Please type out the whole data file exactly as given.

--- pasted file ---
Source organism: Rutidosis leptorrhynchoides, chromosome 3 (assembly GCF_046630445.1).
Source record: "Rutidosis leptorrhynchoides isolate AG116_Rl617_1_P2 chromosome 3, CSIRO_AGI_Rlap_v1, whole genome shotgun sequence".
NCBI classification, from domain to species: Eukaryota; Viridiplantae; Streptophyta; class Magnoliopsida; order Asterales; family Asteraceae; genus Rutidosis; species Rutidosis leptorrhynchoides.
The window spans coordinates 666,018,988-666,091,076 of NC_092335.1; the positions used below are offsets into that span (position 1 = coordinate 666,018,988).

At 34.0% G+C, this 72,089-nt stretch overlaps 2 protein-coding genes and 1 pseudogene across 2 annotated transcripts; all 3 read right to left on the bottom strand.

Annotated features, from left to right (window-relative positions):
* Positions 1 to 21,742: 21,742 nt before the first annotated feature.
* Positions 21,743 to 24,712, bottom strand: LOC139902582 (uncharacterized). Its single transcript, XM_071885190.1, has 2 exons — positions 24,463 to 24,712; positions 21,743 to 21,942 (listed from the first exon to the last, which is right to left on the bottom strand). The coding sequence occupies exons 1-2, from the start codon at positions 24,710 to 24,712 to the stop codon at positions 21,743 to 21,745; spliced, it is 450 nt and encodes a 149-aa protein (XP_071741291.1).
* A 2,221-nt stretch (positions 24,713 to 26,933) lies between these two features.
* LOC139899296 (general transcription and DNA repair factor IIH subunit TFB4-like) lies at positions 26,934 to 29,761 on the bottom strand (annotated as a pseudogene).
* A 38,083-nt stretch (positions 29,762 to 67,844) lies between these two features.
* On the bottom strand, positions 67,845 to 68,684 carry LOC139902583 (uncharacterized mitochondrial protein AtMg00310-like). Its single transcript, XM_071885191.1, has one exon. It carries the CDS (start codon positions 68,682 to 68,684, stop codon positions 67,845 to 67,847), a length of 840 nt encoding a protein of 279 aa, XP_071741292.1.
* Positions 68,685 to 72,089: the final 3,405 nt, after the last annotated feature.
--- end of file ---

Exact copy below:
Source organism: Rutidosis leptorrhynchoides, chromosome 3 (assembly GCF_046630445.1).
Source record: "Rutidosis leptorrhynchoides isolate AG116_Rl617_1_P2 chromosome 3, CSIRO_AGI_Rlap_v1, whole genome shotgun sequence".
NCBI classification, from domain to species: Eukaryota; Viridiplantae; Streptophyta; class Magnoliopsida; order Asterales; family Asteraceae; genus Rutidosis; species Rutidosis leptorrhynchoides.
The window spans coordinates 666,018,988-666,091,076 of NC_092335.1; the positions used below are offsets into that span (position 1 = coordinate 666,018,988).

At 34.0% G+C, this 72,089-nt stretch overlaps 2 protein-coding genes and 1 pseudogene across 2 annotated transcripts; all 3 read right to left on the bottom strand.

Annotated features, from left to right (window-relative positions):
* Positions 1 to 21,742: 21,742 nt before the first annotated feature.
* Positions 21,743 to 24,712, bottom strand: LOC139902582 (uncharacterized). Its single transcript, XM_071885190.1, has 2 exons — positions 24,463 to 24,712; positions 21,743 to 21,942 (listed from the first exon to the last, which is right to left on the bottom strand). The coding sequence occupies exons 1-2, from the start codon at positions 24,710 to 24,712 to the stop codon at positions 21,743 to 21,745; spliced, it is 450 nt and encodes a 149-aa protein (XP_071741291.1).
* A 2,221-nt stretch (positions 24,713 to 26,933) lies between these two features.
* LOC139899296 (general transcription and DNA repair factor IIH subunit TFB4-like) lies at positions 26,934 to 29,761 on the bottom strand (annotated as a pseudogene).
* A 38,083-nt stretch (positions 29,762 to 67,844) lies between these two features.
* On the bottom strand, positions 67,845 to 68,684 carry LOC139902583 (uncharacterized mitochondrial protein AtMg00310-like). Its single transcript, XM_071885191.1, has one exon. It carries the CDS (start codon positions 68,682 to 68,684, stop codon positions 67,845 to 67,847), a length of 840 nt encoding a protein of 279 aa, XP_071741292.1.
* Positions 68,685 to 72,089: the final 3,405 nt, after the last annotated feature.